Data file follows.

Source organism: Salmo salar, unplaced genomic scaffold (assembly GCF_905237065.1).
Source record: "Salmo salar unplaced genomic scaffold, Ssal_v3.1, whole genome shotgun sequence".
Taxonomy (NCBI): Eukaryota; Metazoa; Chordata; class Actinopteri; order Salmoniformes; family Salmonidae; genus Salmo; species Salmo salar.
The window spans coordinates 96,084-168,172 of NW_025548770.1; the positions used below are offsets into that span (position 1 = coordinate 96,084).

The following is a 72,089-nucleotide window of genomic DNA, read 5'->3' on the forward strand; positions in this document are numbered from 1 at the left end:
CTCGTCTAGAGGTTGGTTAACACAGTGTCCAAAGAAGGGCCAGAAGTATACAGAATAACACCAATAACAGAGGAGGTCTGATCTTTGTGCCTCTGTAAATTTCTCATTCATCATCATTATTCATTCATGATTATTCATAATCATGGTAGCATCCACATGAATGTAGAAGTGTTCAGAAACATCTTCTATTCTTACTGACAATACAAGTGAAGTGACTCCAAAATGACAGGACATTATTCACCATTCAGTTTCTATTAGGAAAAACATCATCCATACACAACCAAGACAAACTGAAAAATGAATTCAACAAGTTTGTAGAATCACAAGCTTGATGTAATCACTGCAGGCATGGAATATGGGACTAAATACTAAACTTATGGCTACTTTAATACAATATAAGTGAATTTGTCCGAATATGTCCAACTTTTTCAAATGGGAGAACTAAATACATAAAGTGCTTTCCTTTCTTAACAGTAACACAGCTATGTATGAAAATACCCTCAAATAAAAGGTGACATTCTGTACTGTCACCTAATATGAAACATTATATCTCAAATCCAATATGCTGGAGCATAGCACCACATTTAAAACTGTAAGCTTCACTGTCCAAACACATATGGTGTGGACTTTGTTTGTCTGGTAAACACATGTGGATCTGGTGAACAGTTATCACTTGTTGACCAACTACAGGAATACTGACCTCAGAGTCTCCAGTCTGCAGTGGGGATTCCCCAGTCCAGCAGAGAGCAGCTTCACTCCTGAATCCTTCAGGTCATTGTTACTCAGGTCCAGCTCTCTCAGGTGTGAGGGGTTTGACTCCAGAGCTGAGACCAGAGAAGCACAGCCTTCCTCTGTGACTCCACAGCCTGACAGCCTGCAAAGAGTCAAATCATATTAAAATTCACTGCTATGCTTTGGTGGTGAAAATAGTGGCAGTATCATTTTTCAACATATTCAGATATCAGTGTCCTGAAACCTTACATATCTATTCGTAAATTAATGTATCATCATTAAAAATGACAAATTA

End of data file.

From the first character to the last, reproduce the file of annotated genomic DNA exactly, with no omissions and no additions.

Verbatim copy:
Source organism: Salmo salar, unplaced genomic scaffold (assembly GCF_905237065.1).
Source record: "Salmo salar unplaced genomic scaffold, Ssal_v3.1, whole genome shotgun sequence".
Taxonomy (NCBI): Eukaryota; Metazoa; Chordata; class Actinopteri; order Salmoniformes; family Salmonidae; genus Salmo; species Salmo salar.
The window spans coordinates 96,084-168,172 of NW_025548770.1; the positions used below are offsets into that span (position 1 = coordinate 96,084).

The following is a 72,089-nucleotide window of genomic DNA, read 5'->3' on the forward strand; positions in this document are numbered from 1 at the left end:
CTCGTCTAGAGGTTGGTTAACACAGTGTCCAAAGAAGGGCCAGAAGTATACAGAATAACACCAATAACAGAGGAGGTCTGATCTTTGTGCCTCTGTAAATTTCTCATTCATCATCATTATTCATTCATGATTATTCATAATCATGGTAGCATCCACATGAATGTAGAAGTGTTCAGAAACATCTTCTATTCTTACTGACAATACAAGTGAAGTGACTCCAAAATGACAGGACATTATTCACCATTCAGTTTCTATTAGGAAAAACATCATCCATACACAACCAAGACAAACTGAAAAATGAATTCAACAAGTTTGTAGAATCACAAGCTTGATGTAATCACTGCAGGCATGGAATATGGGACTAAATACTAAACTTATGGCTACTTTAATACAATATAAGTGAATTTGTCCGAATATGTCCAACTTTTTCAAATGGGAGAACTAAATACATAAAGTGCTTTCCTTTCTTAACAGTAACACAGCTATGTATGAAAATACCCTCAAATAAAAGGTGACATTCTGTACTGTCACCTAATATGAAACATTATATCTCAAATCCAATATGCTGGAGCATAGCACCACATTTAAAACTGTAAGCTTCACTGTCCAAACACATATGGTGTGGACTTTGTTTGTCTGGTAAACACATGTGGATCTGGTGAACAGTTATCACTTGTTGACCAACTACAGGAATACTGACCTCAGAGTCTCCAGTCTGCAGTGGGGATTCCCCAGTCCAGCAGAGAGCAGCTTCACTCCTGAATCCTTCAGGTCATTGTTACTCAGGTCCAGCTCTCTCAGGTGTGAGGGGTTTGACTCCAGAGCTGAGACCAGAGAAGCACAGCCTTCCTCTGTGACTCCACAGCCTGACAGCCTGCAAAGAGTCAAATCATATTAAAATTCACTGCTATGCTTTGGTGGTGAAAATAGTGGCAGTATCATTTTTCAACATATTCAGATATCAGTGTCCTGAAACCTTACATATCTATTCGTAAATTAATGTATCATCATTAAAAATGACAAATTA